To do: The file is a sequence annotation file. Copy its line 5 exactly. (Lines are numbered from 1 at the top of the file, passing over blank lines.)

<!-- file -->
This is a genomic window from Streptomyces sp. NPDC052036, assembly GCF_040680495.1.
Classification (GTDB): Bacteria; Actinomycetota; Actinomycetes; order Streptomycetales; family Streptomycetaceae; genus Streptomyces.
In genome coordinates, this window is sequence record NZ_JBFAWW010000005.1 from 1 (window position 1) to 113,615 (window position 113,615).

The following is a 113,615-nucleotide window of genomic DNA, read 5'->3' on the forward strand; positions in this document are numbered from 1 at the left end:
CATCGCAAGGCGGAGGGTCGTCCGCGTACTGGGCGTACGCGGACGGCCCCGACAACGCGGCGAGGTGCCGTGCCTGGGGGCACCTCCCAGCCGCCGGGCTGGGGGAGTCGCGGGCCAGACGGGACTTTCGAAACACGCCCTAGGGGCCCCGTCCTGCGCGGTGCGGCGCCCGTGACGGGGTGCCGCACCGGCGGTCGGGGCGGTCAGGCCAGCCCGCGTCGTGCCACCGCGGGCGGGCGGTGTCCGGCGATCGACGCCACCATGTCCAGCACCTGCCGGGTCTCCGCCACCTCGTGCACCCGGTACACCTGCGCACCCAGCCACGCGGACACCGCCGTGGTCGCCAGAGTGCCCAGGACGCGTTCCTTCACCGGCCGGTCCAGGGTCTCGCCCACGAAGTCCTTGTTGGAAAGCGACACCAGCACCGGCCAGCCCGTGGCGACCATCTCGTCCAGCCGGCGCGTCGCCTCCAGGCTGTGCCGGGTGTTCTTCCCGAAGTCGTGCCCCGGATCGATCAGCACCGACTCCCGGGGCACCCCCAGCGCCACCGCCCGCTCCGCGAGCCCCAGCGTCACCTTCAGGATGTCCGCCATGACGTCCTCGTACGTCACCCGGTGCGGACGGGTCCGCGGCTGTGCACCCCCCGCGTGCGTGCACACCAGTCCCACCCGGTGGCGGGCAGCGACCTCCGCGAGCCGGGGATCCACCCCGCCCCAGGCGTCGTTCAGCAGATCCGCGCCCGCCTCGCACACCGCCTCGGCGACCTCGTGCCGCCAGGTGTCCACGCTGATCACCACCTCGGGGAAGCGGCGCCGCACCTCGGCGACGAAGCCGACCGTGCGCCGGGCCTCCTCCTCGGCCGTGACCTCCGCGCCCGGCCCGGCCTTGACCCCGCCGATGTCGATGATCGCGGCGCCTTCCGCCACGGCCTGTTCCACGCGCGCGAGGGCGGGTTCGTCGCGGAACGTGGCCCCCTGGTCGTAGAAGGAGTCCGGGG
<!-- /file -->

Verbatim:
CATCGCAAGGCGGAGGGTCGTCCGCGTACTGGGCGTACGCGGACGGCCCCGACAACGCGGCGAGGTGCCGTGCCTGGGGGCACCTCCCAGCCGCCGGGCTGGGGGAGTCGCGGGCCAGACGGGACTTTCGAAACACGCCCTAGGGGCCCCGTCCTGCGCGGTGCGGCGCCCGTGACGGGGTGCCGCACCGGCGGTCGGGGCGGTCAGGCCAGCCCGCGTCGTGCCACCGCGGGCGGGCGGTGTCCGGCGATCGACGCCACCATGTCCAGCACCTGCCGGGTCTCCGCCACCTCGTGCACCCGGTACACCTGCGCACCCAGCCACGCGGACACCGCCGTGGTCGCCAGAGTGCCCAGGACGCGTTCCTTCACCGGCCGGTCCAGGGTCTCGCCCACGAAGTCCTTGTTGGAAAGCGACACCAGCACCGGCCAGCCCGTGGCGACCATCTCGTCCAGCCGGCGCGTCGCCTCCAGGCTGTGCCGGGTGTTCTTCCCGAAGTCGTGCCCCGGATCGATCAGCACCGACTCCCGGGGCACCCCCAGCGCCACCGCCCGCTCCGCGAGCCCCAGCGTCACCTTCAGGATGTCCGCCATGACGTCCTCGTACGTCACCCGGTGCGGACGGGTCCGCGGCTGTGCACCCCCCGCGTGCGTGCACACCAGTCCCACCCGGTGGCGGGCAGCGACCTCCGCGAGCCGGGGATCCACCCCGCCCCAGGCGTCGTTCAGCAGATCCGCGCCCGCCTCGCACACCGCCTCGGCGACCTCGTGCCGCCAGGTGTCCACGCTGATCACCACCTCGGGGAAGCGGCGCCGCACCTCGGCGACGAAGCCGACCGTGCGCCGGGCCTCCTCCTCGGCCGTGACCTCCGCGCCCGGCCCGGCCTTGACCCCGCCGATGTCGATGATCGCGGCGCCTTCCGCCACGGCCTGTTCCACGCGCGCGAGGGCGGGTTCGTCGCGGAACGTGGCCCCCTGGTCGTAGAAGGAGTCCGGGG